17. “Dreadnought”: Watch it. Nothing big or exciting, but still a solid B’Elanna-focused episode.
18. “Death Wish”: Skip it. Q episodes are pretty hit-or-miss. On Next Generation, they (mostly) hit. On Voyager, they pretty much do nothing but miss. This isn’t a bad episode at all, but it’s just completely out of place with the rest of the series. Not to mention how here again comes the morality trowel. [I vaguely recall liking this episode? But I’ve been wrong about things before. –Liz]
19. “Lifesigns”: Skip it. Romance is boring, even when the Doctor is the one doing the admittedly sweet romancing. (The romancee will show up again later, but only minorly.) The B-story is important, but you can infer what happened in it from what gets covered in….
20. “Investigations”: Watch it. Plot-relevant. It’s hard to make a whodunnit interesting when the audience already knows who did dun it, but this one manages to do it.
21. “Deadlock”: Watch it. The resolution should annoy me, on account of how lame it is in theory, but it manages to finesse it so that it’s actually a brave solution. Plus, you know, BABY DRAMA. Two Janeways: always better than one!
22. “Innocence”: Skip it. Yet another lengthy cultural misundertanding, this time with cute children. Not bad, but not worth the effort. Though there is the bit where Tuvok sings, and that’s sweet.
23. “The Thaw”: Skip it. Not even the Doctor’s excellent moments could save that weirdness. The concept is terrifying, sure, but if you’re going to do ‘trapped in your sleeping mind by a fear demon,’ go Elm Street or go home. Best moment of the episode: when the soundtrack played a bippy carnival piece, but the subtitles identified it as Wagner’s Die Walküre.
24. “Tuvix”: Skip it. Okay, says the show, I know you said after Next Generation that if you never saw another wacky transporter mishap it would be too soon, but … you didn’t really mean that, did you? You did? Well, what if we made it end in making some members of the crew accessories to murder, giving a ten-second resolution, and never speaking of it again? (I mean, the guy playing Tuvix does a fantastic job, but … still.)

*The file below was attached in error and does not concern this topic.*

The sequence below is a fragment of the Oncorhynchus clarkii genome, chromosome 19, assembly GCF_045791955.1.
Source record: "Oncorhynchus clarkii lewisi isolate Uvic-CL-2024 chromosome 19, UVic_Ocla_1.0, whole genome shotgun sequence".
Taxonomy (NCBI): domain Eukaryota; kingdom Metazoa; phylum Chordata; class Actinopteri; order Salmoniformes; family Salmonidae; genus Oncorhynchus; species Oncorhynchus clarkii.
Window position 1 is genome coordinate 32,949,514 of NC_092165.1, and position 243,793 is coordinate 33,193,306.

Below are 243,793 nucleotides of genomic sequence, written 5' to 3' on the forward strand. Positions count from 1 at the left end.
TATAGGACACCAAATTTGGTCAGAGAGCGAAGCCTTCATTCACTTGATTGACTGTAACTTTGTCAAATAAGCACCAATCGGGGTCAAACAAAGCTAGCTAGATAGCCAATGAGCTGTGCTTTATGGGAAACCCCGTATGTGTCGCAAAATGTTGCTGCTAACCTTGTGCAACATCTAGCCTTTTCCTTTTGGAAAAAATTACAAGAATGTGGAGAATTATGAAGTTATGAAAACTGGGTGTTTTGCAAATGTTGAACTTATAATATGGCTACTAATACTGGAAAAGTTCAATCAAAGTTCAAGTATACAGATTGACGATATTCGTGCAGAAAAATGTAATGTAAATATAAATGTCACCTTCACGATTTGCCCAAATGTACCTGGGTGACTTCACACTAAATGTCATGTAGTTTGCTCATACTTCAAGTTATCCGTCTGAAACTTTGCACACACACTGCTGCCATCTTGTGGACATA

25. “Resolutions”: Watch it. Watching Janeway and Chakotay bounce off one another is pretty sexy. I mean compelling. It’s pretty compelling. Definitely not sexy. Don’t know what you’re talking about. …And they’re damn lucky I already kind of tension-ship it, because otherwise I might be irritated by the vague implication that any man and any woman stranded on a planet together will get their bone on. But no, those two are already hot for one another (and can you blame them?), so this is just a nice context in which they have to deal with it. [I think this is the one with the sexy bathtub scene! It is pretty sexy. –Liz]
26. “Basics, Part I”: Watch it. Again, that’s Brad Dourif for you.
So that’s 13 skip, 12 watch, and 1 watch ironically. Pretty much what we’ve come to expect.
…Okay, so I should explain some of those ‘skip it’ ratings. Some of the episodes that I recommend skipping aren’t bad at all, nor are they offensive. The main problem they have is the morality troweling I mentioned last time — the dilemmas are great, but then people spend a whole lot of time talking and talking about them. These first two seasons of Voyager are very ‘talky’ in that when the going gets philosophical, people don’t just speak, they give speeches. This bugs the heck out of me even when the actors can make it sound like something people would actually say, and a lot of Voyager‘s actors, bless them, just can’t quite pull it off.
Not only do I accept that there’s a certain theatrical quality to all Star Trek, it’s actually something I love about it; I mean, if you can’t hitch your wagon to a starship that’s being driven by a bunch of Klingons who love Shakespeare, you’d probably be happier somewhere else. But theatrical doesn’t have to mean ham-fisted or explained to death. “Deadlock” is good because its major morality conversation happens when Janeway is talking to herself and can therefore skip all the garbage she already knows she knows. “The Thaw” finally chokes and dies when Janeway has to give a lecture on the nature of fear to a not-very-scary clown.
All of which is to say: If you’re actually playing along at home, ‘skip it’ doesn’t necessarily mean ‘avoid it like the plague’. I’ll tell you if (read: when) we get there.
I should also note that season three starts getting into episodes I’ve never seen before. I’m following along with Memory Alpha, which is nice for perspective, though, especially in terms of knowing what will and won’t show up again later. Of course, most things don’t show up again later, no matter how important they are (or should be). But I’ll save that grousing for the third-season installment.